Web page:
“The death of Mr. Bin Laden is a huge punctuation in the American-led war on terrorism. What remains to be seen is whether the death of the leader of Al Qaeda galvanizes his followers by turning him into a martyr, or whether it serves as a turning of the page in the war in Afghanistan and gives further impetus to the Obama administration to bring American troops home. … The news of the death of the leader of Al Qaeda was bound to electrify the world, particularly as it comes a full decade after American forces, under President Bush, launched their all-out assault to find the man responsible for the Sept. 11 attacks.” [“Bin Laden Dead, U.S. Official Says,” 1 May 2011]

In announcing Bin Laden’s death, President Obama said, “His demise should be welcomed by all who believe in peace and human dignity.” Although Bin Laden deserved his fate, he certainly doesn’t deserve the publicity that will fill today’s headlines and news stories. I, for one, will be remembering the innocent people he helped murder and the women he helped repress during his years in Afghanistan. I will also think about the many Muslims who have been persecuted because Bin Laden and those who think and behave like him have tried to veil their actions in religious clothing. Yusuf Islam (born Steven Demetre Georgiou, but better known by his stage name — Cat Stevens), said, “I found a religion that blended scientific reason with spiritual reality in a unifying faith far removed from the headlines of violence, destruction and terrorism.” I’m sure there are millions of Muslims who think the same way.


Events in the Middle East are moving at a stunning pace. Their direction, however, remains unclear. Western countries cannot decide the fate of the Muslim world. It is up to people in the region to move forward towards greater freedoms and acceptance in the world or backwards to a time when ignorance reigned and repression ruled. I, for one, believe that the Muslim world can recapture the cultural glory it once enjoyed. During those centuries, it produced great mathematicians, architects, and writers. Those are not the days that men like Bin Laden’s associates and the Taliban are trying to recreate. They are trying to disconnect the Muslim world from the rest of mankind. That would be a tragedy of enormous proportions.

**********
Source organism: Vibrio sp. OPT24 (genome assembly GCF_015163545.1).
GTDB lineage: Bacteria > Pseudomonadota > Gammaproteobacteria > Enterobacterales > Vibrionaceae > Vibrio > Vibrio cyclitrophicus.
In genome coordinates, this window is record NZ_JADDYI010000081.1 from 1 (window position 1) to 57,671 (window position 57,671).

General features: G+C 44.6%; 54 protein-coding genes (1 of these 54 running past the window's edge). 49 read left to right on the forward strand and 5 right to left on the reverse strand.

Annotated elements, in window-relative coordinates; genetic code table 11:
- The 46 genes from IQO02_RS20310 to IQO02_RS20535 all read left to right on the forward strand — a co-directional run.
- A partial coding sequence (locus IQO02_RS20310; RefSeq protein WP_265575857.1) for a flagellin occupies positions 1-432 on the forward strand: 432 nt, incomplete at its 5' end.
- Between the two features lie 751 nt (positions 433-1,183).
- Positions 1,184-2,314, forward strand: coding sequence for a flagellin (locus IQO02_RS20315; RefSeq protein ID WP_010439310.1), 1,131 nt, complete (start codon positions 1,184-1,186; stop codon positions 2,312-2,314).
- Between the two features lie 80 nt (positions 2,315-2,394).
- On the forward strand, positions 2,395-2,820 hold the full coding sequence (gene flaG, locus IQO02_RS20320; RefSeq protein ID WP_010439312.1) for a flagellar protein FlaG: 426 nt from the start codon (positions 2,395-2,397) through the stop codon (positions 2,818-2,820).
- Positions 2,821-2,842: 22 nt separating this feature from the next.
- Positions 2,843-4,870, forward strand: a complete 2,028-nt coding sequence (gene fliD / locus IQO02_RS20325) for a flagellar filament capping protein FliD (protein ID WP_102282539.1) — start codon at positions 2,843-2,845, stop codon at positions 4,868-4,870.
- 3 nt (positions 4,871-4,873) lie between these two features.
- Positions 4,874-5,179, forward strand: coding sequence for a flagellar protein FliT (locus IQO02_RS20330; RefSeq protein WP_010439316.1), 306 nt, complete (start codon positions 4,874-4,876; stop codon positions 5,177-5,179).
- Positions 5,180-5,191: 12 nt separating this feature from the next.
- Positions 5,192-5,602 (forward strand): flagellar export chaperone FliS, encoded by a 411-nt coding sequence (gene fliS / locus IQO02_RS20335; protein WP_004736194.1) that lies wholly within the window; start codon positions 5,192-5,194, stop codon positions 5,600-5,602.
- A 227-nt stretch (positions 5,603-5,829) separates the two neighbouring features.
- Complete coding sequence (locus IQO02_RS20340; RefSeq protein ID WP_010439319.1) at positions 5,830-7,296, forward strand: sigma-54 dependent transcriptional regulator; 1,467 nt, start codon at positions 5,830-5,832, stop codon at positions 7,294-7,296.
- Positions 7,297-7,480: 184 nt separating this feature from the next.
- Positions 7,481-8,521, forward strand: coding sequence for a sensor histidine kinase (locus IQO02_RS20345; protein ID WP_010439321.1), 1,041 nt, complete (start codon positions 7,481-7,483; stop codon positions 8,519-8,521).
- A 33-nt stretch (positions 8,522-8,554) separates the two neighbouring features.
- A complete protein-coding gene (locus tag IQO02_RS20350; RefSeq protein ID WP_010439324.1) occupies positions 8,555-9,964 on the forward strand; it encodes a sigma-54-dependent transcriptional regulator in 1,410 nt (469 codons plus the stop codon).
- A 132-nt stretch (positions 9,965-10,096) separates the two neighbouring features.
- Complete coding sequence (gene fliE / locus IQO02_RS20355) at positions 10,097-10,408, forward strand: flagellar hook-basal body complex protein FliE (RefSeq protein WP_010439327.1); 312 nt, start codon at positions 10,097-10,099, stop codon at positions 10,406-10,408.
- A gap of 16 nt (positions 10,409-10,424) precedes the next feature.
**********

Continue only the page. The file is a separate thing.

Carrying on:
As Enterra Solutions becomes more focused on helping to optimize supply chains, I’ve come to realize that the company has come full circle back to those early days following 9/11. Businesses (and the supply chain professionals that support them) want a global community that is economically connected rather than one that is politically isolated. Robust supply chains help to create a connected world. People, whose lives are made better as a result of globalization, have strong motivations to ensure that supply chains remain robust and secure. They understand that goods coming from countries known for terrorist activity are subject to greater scrutiny, excessive delays, and higher costs. Every one of globalizations traditional flows — i.e., resources, capital, and people – are negatively impacted by political unrest and violence. Too many past discussions about the Middle East have focused on oil and blood. That needs to change. Fortunately, the moment seems ripe to focus discussions on progress and development.


People throughout the world felt the joy and hope that the people in Cairo’s Tahrir Square felt when they gathered following President Mubarak’s announcement that he was stepping down. We saluted the role taken and restraint demonstrated by Egypt’s military. It is a far cry from the position assumed by forces in Libya and Syria where guns have been turned on innocent civilians. There is measured hope throughout the non-Muslim world that brighter days are ahead. Although I believe the world is a better place without Bin Laden in it, dancing on his grave will achieve neither lasting peace nor much needed reconciliation. A measure of justice has been satisfied, but a broader justice and fuller peace remain to be achieved.